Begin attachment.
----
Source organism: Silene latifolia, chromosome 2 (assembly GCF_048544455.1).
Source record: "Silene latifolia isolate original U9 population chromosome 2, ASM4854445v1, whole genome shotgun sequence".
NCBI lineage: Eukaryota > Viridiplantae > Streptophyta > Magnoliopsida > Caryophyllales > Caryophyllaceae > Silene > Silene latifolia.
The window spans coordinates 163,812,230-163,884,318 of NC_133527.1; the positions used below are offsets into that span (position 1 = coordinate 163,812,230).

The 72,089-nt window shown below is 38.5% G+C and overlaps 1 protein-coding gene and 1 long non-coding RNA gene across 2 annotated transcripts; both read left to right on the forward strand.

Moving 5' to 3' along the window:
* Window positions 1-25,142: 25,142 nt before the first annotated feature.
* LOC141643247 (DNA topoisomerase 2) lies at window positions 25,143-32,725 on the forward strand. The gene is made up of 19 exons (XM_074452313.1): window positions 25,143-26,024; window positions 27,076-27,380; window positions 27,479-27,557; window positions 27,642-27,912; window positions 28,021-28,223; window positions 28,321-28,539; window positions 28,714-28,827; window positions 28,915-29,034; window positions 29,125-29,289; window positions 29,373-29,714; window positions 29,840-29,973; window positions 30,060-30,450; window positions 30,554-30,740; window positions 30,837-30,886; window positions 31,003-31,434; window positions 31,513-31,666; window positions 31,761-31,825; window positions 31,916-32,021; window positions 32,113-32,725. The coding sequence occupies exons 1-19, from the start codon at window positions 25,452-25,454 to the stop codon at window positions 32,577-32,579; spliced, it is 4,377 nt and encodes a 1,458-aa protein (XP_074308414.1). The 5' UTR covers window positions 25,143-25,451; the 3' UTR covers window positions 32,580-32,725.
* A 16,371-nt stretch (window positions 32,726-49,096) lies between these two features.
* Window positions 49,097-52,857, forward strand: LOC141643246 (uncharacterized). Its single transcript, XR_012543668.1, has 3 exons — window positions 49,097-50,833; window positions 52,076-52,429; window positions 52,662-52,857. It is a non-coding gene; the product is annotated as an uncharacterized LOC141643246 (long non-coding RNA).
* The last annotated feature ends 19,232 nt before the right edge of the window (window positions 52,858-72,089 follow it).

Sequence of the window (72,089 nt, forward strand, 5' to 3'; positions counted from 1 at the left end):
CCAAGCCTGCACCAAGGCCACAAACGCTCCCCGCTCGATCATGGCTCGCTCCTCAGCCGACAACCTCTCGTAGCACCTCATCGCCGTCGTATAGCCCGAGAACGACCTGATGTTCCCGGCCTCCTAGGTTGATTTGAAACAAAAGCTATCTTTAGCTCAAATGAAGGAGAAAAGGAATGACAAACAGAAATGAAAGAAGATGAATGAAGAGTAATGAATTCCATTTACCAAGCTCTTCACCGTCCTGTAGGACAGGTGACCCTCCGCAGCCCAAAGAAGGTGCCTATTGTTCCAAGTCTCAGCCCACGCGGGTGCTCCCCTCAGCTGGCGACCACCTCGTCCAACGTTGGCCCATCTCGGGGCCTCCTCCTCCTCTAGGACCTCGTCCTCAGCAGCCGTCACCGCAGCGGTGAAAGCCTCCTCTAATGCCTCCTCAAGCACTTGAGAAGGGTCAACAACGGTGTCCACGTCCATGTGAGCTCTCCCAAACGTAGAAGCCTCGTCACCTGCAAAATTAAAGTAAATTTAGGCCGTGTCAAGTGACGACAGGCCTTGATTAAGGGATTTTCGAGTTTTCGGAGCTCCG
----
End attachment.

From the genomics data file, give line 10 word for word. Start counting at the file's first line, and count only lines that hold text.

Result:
* Window positions 49,097-52,857, forward strand: LOC141643246 (uncharacterized). Its single transcript, XR_012543668.1, has 3 exons — window positions 49,097-50,833; window positions 52,076-52,429; window positions 52,662-52,857. It is a non-coding gene; the product is annotated as an uncharacterized LOC141643246 (long non-coding RNA).